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Theses Doctoral

Adaptive Quantification and Subtyping of Pulmonary Emphysema on Computed Tomography

Häme, Yrjö

Pulmonary emphysema contributes to the chronic airflow limitation characteristic of chronic obstructive pulmonary disease (COPD), which is a leading cause of morbidity and mortality worldwide. Computed tomography (CT) has enabled in vivo assessment of pulmonary emphysema at the macroscopic level, and is commonly used to identify and assess the extent of the disease.

During the past decade, the availability of CT imaging data has increased rapidly, while the image quality has continued to improve. High-resolution CT is extremely valuable both for patient diagnosis and for studying diseases at the population level. However, visual assessment of these large data sets is subjective, inefficient, and expensive. This has increased the demand for objective, automatic, and reproducible image analysis methods.

For the assessment of pulmonary emphysema on CT, computational models usually aim either to give a measure of the extent of the disease, or to categorize the emphysema subtypes apparent in a scan. The standard methods for quantitating emphysema extent are widely used, but they remain sensitive to changes in imaging protocols and patient inspiration level. For computational subtyping of emphysema, the methods remain at a developmental stage, and one of the main challenges is the lack of reliable label data. Furthermore, the classic emphysema subtypes were defined on autopsy before the availability of CT and could be considered outdated. There is also no consensus on how to match the subtypes on autopsy to the varying emphysema patterns present on CT.

This work presents two methodological improvements for analyzing emphysema on CT. For the assessment of emphysema extent, a novel probabilistic approach is introduced and evaluated on a longitudinal data set with varying imaging protocols. The presented model is shown to improve significantly compared to standard methods, particularly at the presence of differing noise levels. The approach is also applied on quantifying emphysema on a large data set of cardiac CT scans, and is shown to improve the prediction of emphysema extent on subsequent full-lung CT scans.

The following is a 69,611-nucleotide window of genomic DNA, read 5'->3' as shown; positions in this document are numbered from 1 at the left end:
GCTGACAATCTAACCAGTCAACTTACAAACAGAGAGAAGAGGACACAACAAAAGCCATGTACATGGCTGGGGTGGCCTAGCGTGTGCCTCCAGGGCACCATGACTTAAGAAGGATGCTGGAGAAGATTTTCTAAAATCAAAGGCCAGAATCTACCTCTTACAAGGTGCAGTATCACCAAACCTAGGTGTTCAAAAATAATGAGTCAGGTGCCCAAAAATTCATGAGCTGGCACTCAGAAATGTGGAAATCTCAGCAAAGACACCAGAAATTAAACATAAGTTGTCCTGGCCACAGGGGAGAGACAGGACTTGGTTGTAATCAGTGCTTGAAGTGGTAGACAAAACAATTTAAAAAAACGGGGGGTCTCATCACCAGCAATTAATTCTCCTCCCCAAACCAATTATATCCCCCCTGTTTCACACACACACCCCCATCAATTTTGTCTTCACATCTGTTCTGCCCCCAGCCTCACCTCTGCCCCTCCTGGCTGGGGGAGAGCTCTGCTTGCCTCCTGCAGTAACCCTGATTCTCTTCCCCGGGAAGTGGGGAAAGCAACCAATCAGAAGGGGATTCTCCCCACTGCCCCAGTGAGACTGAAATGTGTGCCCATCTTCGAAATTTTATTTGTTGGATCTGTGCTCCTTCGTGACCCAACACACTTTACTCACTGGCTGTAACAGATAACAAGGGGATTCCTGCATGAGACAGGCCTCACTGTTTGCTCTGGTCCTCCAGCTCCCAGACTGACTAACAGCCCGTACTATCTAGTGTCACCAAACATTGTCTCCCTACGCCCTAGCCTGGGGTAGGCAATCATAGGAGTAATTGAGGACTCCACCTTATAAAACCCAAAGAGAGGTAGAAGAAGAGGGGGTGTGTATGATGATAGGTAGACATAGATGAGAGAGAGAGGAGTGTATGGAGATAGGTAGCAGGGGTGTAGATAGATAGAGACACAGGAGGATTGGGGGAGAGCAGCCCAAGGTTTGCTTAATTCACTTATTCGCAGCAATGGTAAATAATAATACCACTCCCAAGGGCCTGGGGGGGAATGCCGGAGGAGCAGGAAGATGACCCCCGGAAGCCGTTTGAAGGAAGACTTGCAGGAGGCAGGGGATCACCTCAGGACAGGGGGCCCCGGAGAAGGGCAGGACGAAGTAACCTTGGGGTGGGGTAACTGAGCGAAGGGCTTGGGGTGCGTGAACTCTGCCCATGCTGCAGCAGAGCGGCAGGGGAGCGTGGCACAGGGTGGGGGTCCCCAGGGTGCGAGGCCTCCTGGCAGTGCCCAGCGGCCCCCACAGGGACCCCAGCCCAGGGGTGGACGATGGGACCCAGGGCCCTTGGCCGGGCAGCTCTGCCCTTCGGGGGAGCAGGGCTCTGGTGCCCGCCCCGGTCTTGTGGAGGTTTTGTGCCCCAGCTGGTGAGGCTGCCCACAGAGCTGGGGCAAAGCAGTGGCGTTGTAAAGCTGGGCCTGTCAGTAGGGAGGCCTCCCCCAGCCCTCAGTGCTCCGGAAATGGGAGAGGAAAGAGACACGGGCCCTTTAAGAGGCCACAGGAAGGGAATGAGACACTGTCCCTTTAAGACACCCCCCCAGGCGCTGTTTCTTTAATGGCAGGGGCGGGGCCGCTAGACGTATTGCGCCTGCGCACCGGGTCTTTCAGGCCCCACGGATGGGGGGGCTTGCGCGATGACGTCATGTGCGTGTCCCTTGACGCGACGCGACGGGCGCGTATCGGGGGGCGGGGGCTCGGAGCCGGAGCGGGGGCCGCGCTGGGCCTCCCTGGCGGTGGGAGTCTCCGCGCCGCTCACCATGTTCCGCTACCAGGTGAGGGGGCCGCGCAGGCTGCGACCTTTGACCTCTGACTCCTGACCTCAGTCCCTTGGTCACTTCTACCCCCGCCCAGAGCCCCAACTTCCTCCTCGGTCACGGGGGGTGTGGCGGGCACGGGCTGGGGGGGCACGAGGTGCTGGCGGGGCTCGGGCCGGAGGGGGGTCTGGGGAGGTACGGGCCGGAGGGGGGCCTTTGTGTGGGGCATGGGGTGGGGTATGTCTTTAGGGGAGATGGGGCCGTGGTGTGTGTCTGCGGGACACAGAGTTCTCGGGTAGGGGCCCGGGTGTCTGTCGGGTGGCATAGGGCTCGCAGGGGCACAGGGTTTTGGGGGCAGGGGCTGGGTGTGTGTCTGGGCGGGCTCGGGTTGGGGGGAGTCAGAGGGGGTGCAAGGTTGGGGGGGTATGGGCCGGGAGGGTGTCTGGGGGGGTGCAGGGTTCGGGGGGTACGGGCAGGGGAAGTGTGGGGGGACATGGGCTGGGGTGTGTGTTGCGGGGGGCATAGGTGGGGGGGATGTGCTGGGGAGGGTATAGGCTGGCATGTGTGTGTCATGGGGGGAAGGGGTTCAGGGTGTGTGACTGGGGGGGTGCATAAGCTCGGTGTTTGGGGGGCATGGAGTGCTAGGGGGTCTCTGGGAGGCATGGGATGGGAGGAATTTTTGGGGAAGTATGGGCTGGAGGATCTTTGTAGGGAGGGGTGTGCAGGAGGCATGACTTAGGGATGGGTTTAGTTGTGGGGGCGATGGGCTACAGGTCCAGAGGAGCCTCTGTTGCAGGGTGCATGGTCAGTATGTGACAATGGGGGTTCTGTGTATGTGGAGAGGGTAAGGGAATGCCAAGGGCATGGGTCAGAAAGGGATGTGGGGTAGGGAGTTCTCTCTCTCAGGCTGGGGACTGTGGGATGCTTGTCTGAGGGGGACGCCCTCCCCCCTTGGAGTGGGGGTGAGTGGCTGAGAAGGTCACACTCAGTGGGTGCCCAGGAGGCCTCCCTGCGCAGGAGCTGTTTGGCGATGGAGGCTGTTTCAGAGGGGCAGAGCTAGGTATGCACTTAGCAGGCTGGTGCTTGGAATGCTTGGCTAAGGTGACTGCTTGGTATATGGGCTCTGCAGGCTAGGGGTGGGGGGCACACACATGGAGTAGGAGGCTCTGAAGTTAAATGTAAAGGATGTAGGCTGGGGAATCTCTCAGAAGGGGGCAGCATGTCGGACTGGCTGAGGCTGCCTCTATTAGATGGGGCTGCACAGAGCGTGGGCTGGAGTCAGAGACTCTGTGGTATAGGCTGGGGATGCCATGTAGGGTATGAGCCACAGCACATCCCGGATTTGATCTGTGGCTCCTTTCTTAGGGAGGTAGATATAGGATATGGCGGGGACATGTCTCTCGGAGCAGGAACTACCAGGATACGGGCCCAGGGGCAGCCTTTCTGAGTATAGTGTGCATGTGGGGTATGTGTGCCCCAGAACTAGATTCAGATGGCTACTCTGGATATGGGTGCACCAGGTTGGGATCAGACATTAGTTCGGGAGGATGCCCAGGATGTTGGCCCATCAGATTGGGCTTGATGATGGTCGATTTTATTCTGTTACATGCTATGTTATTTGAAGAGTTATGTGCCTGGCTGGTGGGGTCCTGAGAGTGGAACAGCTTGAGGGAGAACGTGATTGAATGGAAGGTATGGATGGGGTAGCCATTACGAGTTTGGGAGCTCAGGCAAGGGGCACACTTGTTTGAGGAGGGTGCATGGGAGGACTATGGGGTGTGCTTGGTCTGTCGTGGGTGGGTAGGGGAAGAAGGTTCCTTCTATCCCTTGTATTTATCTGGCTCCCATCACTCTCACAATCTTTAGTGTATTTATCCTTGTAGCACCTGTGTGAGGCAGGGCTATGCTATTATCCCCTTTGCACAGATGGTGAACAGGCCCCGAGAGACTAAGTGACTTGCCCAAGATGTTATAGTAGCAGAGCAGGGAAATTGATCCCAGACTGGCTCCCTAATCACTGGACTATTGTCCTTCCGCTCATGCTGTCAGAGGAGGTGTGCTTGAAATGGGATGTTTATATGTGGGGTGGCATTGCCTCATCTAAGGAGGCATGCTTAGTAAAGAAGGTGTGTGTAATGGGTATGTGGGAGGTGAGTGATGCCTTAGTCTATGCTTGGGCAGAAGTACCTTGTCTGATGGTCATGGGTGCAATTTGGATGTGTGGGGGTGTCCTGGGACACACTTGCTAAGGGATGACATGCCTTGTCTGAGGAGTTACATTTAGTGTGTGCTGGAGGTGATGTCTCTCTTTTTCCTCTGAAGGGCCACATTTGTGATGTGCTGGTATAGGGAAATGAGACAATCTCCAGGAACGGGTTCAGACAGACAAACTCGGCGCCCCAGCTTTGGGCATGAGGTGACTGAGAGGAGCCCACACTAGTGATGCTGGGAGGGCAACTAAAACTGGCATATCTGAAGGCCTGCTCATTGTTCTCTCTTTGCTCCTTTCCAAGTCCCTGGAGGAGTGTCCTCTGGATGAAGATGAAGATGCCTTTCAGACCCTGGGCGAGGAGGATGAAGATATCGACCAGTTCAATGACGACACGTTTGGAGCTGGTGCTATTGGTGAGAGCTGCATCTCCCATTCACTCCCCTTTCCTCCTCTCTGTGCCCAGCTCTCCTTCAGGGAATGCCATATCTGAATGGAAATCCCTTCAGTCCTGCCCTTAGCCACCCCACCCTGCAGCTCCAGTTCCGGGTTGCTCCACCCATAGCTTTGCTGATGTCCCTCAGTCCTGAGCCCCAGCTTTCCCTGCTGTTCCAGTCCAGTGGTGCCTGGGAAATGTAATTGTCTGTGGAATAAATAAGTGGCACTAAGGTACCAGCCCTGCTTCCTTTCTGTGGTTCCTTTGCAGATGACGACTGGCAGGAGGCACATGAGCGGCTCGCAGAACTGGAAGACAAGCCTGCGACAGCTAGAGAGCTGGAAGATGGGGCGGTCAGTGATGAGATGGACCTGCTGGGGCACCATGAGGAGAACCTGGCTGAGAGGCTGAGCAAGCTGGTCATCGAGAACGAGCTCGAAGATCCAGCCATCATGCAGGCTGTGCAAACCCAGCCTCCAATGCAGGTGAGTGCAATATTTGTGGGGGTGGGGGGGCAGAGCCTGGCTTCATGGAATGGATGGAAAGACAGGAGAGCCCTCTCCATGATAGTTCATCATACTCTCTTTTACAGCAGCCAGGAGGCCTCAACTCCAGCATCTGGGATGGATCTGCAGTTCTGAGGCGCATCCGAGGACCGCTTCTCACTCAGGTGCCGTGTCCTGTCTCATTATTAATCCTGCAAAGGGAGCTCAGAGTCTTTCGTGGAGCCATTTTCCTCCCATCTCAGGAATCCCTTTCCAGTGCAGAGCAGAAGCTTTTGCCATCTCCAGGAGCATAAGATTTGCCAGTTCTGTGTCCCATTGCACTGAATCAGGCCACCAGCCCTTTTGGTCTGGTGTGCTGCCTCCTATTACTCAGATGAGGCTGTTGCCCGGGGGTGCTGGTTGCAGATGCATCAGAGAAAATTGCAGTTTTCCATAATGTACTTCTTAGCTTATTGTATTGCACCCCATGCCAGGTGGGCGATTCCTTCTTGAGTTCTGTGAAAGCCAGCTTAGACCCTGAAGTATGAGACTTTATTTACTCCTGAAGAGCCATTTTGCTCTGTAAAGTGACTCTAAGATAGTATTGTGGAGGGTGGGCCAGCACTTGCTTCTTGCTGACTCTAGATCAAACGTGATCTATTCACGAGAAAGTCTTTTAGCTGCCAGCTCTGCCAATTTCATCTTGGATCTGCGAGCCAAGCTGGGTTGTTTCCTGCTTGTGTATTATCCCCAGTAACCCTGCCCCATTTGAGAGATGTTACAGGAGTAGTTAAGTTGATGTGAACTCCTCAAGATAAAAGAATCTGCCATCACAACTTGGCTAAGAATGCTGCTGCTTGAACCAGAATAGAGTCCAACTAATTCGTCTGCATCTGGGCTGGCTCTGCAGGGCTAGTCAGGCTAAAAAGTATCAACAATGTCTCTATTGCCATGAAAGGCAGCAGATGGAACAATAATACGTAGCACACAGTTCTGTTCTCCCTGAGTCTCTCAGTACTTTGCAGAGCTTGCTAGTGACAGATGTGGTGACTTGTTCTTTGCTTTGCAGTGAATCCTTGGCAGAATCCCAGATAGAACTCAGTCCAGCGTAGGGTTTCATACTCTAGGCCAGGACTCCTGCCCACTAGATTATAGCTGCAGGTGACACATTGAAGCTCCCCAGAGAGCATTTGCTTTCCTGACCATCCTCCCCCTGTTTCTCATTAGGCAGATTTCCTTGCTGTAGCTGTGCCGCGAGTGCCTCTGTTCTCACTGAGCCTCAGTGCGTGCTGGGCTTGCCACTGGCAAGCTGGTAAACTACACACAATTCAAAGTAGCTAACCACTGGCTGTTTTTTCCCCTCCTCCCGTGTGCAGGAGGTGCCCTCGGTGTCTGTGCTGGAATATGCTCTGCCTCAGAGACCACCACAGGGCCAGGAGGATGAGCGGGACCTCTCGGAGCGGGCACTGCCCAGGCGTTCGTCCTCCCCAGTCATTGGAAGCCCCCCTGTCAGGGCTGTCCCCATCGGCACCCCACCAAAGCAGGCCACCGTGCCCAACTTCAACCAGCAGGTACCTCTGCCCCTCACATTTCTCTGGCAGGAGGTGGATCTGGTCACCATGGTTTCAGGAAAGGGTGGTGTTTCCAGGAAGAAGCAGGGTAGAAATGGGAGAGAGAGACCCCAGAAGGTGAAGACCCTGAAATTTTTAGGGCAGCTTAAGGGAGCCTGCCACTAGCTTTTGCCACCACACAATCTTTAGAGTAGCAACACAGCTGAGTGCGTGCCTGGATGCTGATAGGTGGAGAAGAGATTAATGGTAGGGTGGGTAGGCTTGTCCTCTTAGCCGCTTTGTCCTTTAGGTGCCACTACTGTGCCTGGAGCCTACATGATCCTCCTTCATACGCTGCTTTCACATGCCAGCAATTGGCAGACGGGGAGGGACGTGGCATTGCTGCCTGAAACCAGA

The second major contribution of this work applies unsupervised learning to recognizing patterns of emphysema on CT. Instead of trying to reproduce the classic subtypes, the novel approach aims to capture the most dominant variations of lung structure pertaining to emphysema. While removing the reliance on visually assigned labels, the learned patterns are shown to represent different manifestations of emphysema with distinct appearances and regular spatial distributions. The clinical significance of the patterns is also demonstrated, along with high-level performance in the application of content-based image retrieval.

The contributions of this work advance the analysis of emphysema on CT by applying novel machine learning approaches to increase the value of the available imaging data. Probabilistic methods improve from the crude standard methods that are currently used to quantitate emphysema, and the value of learning disease patterns directly from image data is demonstrated. The common framework relying on replicating visually assigned labels of outdated subtypes has not achieved widespread acceptance. The methodology presented in this work may have a substantial impact on how emphysema subtypes on CT are recognized and defined in the future.

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More About This Work

Academic Units
Biomedical Engineering
Thesis Advisors
Laine, Andrew F.
Degree
Ph.D., Columbia University
Published Here
February 5, 2015
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